Nintendo’s Shigeru Miyamoto knows how to make an entrance. His presence was a welcome surprise during Ubisoft’s E3 2017 presentation at the Orpheum Theatre in Los Angeles. He was there alongside Ubisoft CEO Yves Guillemot to announce a new partnership between the companies, and a new game: Mario + Rabbids Kingdom Battle.
Screams erupted in the theatre as Miyamoto, who’s the creative force behind childhood Nintendo heroes such as Link from Legend of Zelda, made his way to share the stage with Guillemot. The two honored the Nintendo-Ubisoft partnership by posing with weapons from Mario + Rabbids Kingdom Battle. In the excitement, it was easy to miss a comment the soft-spoken Miyamoto made on stage. He told the audience he didn’t want Ubisoft to turn the Mario-Rabbids collaboration into a platformer, i.e. a Mario-looking game.
“Mr. Miyamoto wanted [Ubisoft] to do something different from what [Nintendo] was doing with Mario. It cannot be an action game, it has to be something different enough so that way you can enhance the world of Mario with new gameplay beginnings,” Guillemot told Newsweek.
Miyamoto makes this request when any studio asks to partner with Mario. Miyamoto confirmed development, from Nintendo’s perspective, has been three years in the works with Ubisoft. It’s a small ask from Miyamoto, but it’s important to the Nintendo team working on Mario games they handle the platformers.
“This is something I ask anybody to do when they collaborate with Mario,” Miyamoto tells Newsweek. “For example, there’s a game called Mario and Luigi RPG where there is a jump function, but it’s connected to one button– it’s an action that you choose out of a command. Where as in Mario games, you use jump to make a lot of different things happen, whether you’re going to places or taking some sort of action.
“I told myself that I would like the original Nintendo team to be able to build on that,” Miyamoto continued. “So when other developers work on [Mario], I ask them to have a unique and original element in their game and not to use ‘jump’ as more than just a command. Mario + Rabbids Kingdom Battle is turn-based strategy, but also has a lot of action. I feel like beyond that I think anything can be done [by Ubisoft] will just make the game more fun.”
And Mario + Rabbids Kingdom Battle is a fun game. Xavier Poix, managing director of Ubisoft’s French studios, told Newsweek the development team wanted to create a turn-based strategy game that appealed to a broad audience. The playstyle feels similar to what you’d see in games like XCOM 2, but with simpler gameplay mechanics designed to be accessible to fans used to “Mario” games. Ubisoft wanted to use Mario + Rabbids Kingdom Battle to introduce the challenges of a turn-based game to younger players. The Rabbids characters are silly, grotesquely adorable rabbit creatures, and mix well with iconic Nintendo characters like Mario, Luigi, Peach and Yoshi.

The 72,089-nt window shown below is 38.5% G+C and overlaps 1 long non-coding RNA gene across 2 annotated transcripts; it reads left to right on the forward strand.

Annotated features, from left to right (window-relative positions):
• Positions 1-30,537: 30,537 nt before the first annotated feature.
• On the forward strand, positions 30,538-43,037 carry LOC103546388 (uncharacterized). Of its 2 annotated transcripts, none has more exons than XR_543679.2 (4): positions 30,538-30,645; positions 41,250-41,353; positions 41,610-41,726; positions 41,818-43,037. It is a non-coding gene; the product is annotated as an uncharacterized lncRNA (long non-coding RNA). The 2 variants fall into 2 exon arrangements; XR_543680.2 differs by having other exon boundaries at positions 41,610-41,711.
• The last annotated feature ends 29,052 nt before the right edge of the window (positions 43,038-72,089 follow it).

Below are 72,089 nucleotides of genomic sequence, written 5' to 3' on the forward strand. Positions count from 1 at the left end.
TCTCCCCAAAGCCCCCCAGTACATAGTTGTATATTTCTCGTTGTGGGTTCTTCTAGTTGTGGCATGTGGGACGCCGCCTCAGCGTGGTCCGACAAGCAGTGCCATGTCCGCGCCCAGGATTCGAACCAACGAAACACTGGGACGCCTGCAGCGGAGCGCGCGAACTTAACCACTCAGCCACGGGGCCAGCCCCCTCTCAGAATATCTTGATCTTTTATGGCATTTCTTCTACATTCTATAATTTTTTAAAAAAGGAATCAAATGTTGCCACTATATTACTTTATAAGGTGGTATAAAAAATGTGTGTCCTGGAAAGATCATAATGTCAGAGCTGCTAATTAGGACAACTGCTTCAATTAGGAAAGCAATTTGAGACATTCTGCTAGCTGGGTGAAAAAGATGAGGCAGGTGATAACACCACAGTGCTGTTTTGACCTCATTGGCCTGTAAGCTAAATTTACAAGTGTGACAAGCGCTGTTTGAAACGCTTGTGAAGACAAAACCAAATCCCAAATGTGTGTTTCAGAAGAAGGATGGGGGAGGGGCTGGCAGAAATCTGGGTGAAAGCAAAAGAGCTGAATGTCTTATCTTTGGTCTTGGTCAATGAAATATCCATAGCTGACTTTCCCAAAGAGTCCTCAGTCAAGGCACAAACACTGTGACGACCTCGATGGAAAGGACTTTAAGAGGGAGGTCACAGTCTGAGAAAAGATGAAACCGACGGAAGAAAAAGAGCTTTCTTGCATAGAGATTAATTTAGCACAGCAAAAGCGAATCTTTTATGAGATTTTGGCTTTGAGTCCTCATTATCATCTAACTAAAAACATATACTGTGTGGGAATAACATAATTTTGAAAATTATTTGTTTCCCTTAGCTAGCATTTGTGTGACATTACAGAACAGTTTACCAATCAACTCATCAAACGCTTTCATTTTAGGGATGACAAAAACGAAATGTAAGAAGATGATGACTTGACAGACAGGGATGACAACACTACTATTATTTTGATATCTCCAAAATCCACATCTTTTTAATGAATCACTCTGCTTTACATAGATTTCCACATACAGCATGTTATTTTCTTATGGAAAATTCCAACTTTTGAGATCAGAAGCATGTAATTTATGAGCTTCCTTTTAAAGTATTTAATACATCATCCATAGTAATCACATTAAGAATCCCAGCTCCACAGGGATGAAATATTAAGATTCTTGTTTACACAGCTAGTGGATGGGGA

You’ll find a lot of quirky, cute moments in Mario + Rabbids Kingdom Battle. Miyamoto and Guillemot agreed the Mario-Rabbids world should be bright, fun and, most importantly, comical. For example, Luigi and Rabbid Luigi are excited to meet each other in the game. They share a few choreographed dance moves while Rabbid Peach and Mario look on. Rabbid Peach becomes quickly enamored by Mario, though it probably won’t last when Rabbid Mario comes into the picture.
Guillemot and Miyamoto are both enamored by Rabbid Peach with her fierce, yet soft personality. She can throw down with the guys and still have time to pose for a selfie on her smartphone.
“First time I saw Peach, I told Xavier you have to develop that character a lot. I love it,” Guillemot said.
“I like it when she throws down her wig,” Miyamoto laughed.
Miyamoto and Guillemot seem pleased with the partnership so far, and the potential to build these characters out has the Ubisoft team excited, too. The mash-up of two gaming franchises offers a lot of possibility, but it also requires a careful balancing act to ensure fans on both sides feel the game is meant for them.
“The Rabbids are kind of random, usually, and we wanted to characterize them more. We wanted to mix their DNA, which is an irreverent, crazy DNA, to the characters that are well known in Mr. Miyamoto’s world,” Poix said. “Any Mario game requires a lot of accessibility. And it’s true that tactical turn-based games are very deep, but accessibility is not there usually. We wanted to bring a new kind of draw, which is a tactical adventure kind of game that will appeal to a large audience.”
Mario + Rabbids Kingdom Battle will be released Aug. 29 for the Nintendo Switch.